Image from Goodreads

Image from Goodreads

Title: Highly Illogical Behaviour
Author: john Corey Whaley
Publisher: Faber & Faber
Publication Date: May 2016
Source: Review Copy
Rating: 4/5

Synopsis from Goodreads

Sixteen year old Solomon has agoraphobia. He hasn’t left his house in three years, which is fine by him. At home, he is the master of his own kingdom–even if his kingdom doesn’t extend outside of the house.

Ambitious Lisa desperately wants to go to a top tier psychiatry program. She’ll do anything to get in.

When Lisa finds out about Solomon’s solitary existence, she comes up with a plan sure to net her a scholarship: befriend Solomon. Treat his condition. And write a paper on her findings. To earn Solomon’s trust, Lisa begins letting him into her life, introducing him to her boyfriend Clark, and telling him her secrets. Soon, Solomon begins to open up and expand his universe. But all three teens have grown uncomfortably close, and when their facades fall down, their friendships threaten to collapse as well.


Having not read anything by John Corey Whaley before I went into Highly Illogical Behaviour blind but expectant.

Tackling some heavy hitting mental health issues with pushy Lisa and agoraphobic Solomon pushed together, the novel starts on a truly immoral and unethical foot and to begin with, Lisa is definitely the enemy. Obsessed with getting into a college psychology program, she makes Solomon and his mental issues her ‘project’ and begins to push herself on him, befriending him whilst also using him.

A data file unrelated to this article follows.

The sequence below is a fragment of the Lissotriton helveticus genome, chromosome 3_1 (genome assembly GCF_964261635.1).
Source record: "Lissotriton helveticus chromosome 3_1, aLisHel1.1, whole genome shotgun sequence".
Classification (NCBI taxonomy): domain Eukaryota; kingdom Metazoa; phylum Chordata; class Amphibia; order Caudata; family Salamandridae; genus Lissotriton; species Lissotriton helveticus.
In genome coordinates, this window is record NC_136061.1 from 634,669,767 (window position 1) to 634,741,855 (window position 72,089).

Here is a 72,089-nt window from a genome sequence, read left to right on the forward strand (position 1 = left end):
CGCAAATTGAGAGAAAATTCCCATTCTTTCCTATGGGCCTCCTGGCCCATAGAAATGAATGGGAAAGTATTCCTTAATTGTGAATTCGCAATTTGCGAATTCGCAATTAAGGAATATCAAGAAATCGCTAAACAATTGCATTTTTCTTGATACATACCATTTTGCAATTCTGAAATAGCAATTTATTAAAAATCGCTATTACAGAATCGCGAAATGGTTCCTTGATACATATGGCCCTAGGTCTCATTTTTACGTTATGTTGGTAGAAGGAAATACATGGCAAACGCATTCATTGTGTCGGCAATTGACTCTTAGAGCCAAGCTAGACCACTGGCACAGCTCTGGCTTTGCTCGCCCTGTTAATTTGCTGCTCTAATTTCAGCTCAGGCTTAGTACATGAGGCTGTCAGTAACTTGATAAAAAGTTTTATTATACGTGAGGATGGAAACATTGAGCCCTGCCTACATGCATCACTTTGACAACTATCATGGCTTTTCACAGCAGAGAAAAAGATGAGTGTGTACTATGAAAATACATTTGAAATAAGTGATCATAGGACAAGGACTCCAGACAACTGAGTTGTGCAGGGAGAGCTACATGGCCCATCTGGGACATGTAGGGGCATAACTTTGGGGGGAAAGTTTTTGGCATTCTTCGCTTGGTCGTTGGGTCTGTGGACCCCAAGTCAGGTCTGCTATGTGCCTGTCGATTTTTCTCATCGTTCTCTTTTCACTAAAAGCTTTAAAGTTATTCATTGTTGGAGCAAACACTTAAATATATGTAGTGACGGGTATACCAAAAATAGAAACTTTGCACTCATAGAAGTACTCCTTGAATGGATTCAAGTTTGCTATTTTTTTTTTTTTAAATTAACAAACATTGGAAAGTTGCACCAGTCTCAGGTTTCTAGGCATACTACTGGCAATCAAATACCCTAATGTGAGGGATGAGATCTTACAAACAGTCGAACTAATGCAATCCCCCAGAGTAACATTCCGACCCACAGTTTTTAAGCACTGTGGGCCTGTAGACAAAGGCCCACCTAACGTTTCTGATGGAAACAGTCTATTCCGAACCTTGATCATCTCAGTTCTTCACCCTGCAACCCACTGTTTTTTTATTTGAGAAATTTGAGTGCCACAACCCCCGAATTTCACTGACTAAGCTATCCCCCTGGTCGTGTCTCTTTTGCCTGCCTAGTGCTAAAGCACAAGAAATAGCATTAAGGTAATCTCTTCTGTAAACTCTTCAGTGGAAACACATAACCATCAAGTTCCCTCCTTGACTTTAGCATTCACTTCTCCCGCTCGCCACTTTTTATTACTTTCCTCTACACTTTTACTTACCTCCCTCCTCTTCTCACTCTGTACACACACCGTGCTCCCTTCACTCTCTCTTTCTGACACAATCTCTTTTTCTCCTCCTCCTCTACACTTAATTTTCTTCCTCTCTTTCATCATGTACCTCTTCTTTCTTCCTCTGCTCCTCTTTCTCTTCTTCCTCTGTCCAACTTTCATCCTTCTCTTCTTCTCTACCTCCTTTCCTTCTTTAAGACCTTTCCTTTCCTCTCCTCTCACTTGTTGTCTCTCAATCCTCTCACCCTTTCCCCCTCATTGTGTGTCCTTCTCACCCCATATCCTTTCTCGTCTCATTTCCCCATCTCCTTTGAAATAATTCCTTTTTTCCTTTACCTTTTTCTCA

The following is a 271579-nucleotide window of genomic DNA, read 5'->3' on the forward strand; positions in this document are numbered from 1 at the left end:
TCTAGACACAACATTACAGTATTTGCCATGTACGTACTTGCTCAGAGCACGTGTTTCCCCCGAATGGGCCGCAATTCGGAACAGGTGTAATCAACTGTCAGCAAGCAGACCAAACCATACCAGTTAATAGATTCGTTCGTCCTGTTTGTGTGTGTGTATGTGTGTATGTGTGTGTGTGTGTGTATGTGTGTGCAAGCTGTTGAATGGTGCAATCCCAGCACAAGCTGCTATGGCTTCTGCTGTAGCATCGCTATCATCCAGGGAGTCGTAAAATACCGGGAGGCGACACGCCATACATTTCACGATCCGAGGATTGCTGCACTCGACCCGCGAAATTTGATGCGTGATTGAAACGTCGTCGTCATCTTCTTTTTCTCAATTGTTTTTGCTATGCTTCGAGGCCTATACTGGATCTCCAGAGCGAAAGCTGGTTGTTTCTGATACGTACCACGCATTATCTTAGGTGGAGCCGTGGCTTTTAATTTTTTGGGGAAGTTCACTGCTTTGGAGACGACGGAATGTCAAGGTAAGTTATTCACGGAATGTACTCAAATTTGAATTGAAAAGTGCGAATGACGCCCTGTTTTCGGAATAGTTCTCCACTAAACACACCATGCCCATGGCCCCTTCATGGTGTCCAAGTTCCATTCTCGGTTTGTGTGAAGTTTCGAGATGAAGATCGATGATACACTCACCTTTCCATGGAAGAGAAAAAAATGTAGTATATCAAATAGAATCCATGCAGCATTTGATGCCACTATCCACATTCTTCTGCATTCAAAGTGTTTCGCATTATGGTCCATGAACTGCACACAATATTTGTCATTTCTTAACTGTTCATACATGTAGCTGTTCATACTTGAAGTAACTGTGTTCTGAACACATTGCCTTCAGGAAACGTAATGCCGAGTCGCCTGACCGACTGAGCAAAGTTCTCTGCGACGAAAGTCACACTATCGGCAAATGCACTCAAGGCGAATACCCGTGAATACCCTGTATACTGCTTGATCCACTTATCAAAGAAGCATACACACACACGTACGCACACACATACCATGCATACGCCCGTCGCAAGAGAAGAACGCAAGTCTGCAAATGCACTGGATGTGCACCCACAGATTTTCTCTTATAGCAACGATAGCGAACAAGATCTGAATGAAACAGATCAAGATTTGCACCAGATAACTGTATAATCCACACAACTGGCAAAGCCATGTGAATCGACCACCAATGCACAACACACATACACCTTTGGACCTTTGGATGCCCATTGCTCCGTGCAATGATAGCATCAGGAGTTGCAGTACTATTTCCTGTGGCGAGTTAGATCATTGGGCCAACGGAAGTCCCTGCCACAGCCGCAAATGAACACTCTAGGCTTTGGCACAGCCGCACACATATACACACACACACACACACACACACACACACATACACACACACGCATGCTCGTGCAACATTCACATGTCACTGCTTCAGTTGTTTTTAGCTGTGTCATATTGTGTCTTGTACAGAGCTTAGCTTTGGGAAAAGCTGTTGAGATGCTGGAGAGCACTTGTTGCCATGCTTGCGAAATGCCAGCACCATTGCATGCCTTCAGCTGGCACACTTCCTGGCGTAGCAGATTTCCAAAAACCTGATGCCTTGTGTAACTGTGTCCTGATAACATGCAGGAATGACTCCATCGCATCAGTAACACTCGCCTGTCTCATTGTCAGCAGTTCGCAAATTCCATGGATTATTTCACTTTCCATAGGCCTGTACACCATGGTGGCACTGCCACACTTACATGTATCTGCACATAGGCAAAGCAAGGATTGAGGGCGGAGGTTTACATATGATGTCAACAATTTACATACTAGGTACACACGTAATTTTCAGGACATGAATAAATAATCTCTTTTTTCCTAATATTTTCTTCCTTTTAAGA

It is hard not to think this is a terrible idea and in a way the last thing I wanted to see what Solomon going along with and falling for Lisa’s friendliness but it does develop in a way which they do become friends, naturally and organically to the extent where it’s almost easy to forget that Lisa is using him. It’s one of those classic novel/movie ideas where someone does something for a bet (or to advance their own academic career) but then realises the wrong in what they are doing. Lisa’s boyfriend Clark is also involved and he too becomes good friends with Solomon which makes the novel all the tenser, as there’s always that underlying feeling that it’s all going to fall apart and Solomon is going to be pushed even further back in his recovery.

As well as mental health, Highly Illogical Behaviour also examines LGBT+ issues and the depth of Solomon’s anxiety are truly felt through the intelligent and empathetic style of Whaley’s writing. The nerd love is strong in Highly Illogical Behaviour and there is genuine warmth and wit in the dialogues between the characters. It switches from each character but is told in the third person. There is real heartbreak in this novel but lots of life affirming, special moments too.

I am definitely interested in reading more from John Corey Whaley and will look out for his other works.